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Q&A: What is a bicornuate uterus?

I was recently diagnosed with a bicornuate uterus. Can you tell me more about this condition and what methods should we use in hopes of success?

Re: I was recently diagnosed with a bicornuate uterus. Can you tell me more about this condition and what methods should we use in hopes of success?

The Bump Expert

There are many uterine (womb) abnormalities. Bicornuate uterus literally means "two horns," and refers to a congenital uterine formation problem.

Embryologically, the uterus is formed beginning at five weeks of gestation. It starts out near the kidney as two separate structures called horns, then migrates down into the pelvis as the two horns fuse into one. The area of fusion is a septum dividing the two, and is reabsorbed to make a normal intrauterine cavity. Sometimes, however, this normal progressions does not occur.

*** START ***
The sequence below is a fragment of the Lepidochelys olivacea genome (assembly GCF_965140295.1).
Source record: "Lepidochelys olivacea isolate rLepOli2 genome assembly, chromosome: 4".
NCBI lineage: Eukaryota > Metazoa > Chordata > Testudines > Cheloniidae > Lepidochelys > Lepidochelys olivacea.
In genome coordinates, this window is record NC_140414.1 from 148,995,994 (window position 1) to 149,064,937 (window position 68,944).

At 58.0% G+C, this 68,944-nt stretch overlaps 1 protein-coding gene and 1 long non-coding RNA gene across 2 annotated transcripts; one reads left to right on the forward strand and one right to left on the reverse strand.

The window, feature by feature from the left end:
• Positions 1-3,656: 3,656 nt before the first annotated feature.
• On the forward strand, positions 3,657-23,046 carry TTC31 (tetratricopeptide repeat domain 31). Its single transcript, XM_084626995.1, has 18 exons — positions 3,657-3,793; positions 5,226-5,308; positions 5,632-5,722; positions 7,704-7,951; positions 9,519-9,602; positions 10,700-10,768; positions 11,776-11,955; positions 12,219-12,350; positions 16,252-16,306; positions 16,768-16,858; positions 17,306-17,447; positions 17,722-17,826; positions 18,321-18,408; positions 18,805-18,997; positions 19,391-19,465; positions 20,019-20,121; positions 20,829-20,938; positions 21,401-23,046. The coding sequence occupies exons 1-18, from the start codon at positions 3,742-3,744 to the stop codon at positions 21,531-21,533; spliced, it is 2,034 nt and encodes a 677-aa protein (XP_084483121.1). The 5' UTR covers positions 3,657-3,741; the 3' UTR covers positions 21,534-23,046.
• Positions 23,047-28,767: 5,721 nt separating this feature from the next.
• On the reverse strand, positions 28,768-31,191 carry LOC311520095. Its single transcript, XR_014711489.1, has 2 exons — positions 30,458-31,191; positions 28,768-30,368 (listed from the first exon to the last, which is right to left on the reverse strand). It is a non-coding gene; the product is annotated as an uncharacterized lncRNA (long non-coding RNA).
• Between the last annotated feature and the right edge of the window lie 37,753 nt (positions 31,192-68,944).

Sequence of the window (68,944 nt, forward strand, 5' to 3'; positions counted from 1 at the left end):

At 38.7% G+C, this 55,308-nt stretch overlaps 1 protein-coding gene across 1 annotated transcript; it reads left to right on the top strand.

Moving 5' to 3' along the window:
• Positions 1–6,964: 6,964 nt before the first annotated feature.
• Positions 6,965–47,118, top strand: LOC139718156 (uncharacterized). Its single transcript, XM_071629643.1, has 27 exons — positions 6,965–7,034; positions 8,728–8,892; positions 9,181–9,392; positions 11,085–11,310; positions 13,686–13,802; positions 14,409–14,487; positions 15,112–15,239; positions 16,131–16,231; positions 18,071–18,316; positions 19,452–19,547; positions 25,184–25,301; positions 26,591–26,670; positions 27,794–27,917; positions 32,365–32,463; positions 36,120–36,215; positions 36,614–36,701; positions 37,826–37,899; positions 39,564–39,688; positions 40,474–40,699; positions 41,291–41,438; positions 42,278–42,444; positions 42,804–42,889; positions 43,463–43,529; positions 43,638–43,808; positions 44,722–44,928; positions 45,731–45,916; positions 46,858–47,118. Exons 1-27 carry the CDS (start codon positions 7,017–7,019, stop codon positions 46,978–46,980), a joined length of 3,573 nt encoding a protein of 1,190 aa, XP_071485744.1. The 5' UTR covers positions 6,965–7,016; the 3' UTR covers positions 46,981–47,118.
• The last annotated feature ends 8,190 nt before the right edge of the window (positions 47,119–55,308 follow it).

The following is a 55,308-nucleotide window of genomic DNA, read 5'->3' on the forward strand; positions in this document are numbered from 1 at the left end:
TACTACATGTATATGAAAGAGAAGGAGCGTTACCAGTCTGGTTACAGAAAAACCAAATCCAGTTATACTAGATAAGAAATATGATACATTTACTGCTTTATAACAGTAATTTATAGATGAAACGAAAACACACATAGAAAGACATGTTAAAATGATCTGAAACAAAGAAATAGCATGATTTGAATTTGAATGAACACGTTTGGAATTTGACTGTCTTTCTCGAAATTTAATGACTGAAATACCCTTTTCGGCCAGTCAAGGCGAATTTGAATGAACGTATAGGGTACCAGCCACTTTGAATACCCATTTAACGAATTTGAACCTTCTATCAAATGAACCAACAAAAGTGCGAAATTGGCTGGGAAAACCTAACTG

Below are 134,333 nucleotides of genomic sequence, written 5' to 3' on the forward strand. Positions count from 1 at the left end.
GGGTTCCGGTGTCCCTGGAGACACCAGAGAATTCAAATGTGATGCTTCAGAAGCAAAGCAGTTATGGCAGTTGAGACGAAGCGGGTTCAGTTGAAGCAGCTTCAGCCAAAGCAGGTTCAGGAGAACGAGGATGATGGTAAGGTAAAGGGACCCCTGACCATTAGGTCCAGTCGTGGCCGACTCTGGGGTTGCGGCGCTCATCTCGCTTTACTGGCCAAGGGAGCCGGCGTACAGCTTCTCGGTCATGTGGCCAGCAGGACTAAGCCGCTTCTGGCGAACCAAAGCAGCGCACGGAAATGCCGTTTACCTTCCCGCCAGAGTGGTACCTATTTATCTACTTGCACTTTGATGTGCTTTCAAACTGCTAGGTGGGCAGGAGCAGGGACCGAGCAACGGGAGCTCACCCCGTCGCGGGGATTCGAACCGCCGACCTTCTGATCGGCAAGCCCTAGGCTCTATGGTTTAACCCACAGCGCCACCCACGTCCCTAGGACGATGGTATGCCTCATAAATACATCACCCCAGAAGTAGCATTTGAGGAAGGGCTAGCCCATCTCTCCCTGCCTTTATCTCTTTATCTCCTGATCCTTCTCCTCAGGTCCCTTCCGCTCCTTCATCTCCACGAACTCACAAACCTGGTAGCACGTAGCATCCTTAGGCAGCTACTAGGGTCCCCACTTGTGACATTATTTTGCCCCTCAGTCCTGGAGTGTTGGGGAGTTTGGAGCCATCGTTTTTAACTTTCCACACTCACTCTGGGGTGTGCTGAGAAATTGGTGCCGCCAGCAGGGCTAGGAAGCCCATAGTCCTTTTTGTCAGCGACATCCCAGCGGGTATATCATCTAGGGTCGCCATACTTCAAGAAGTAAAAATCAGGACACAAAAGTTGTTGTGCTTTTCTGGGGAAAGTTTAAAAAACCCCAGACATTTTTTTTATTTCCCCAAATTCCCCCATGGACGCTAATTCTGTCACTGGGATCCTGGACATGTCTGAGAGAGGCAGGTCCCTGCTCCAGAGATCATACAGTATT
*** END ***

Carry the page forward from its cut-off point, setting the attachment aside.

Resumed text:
A true bicornuate uterus is one in which the two horns migrate down but do not completely fuse to make a normal uterus. A more common abnormality is a septate uterus. This is an abnormality in which the uterine horns fuse completely, but the intervening septum is not completely absorbed. The uterus then appears as two horns internally, but externally looks to be unified.

A septate uterus may be associated with miscarriages, while a true bicornuate uterus is generally associated not with miscarriages, but a higher risk of preterm labor and birth. A noninvasive procedure called a pelvic MRI can differentiate these two conditions and other uterine congenital abnormalities.

Both abnormalities can be approached surgically. A septate uterus can be repaired with a day surgical procedure walled an operative hysteroscopy with septum resection. A true bicornuate uterus can only be approached through a more major surgery called a Strassman procedure, which requires an abdominal incision.

Dr. Joseph Hill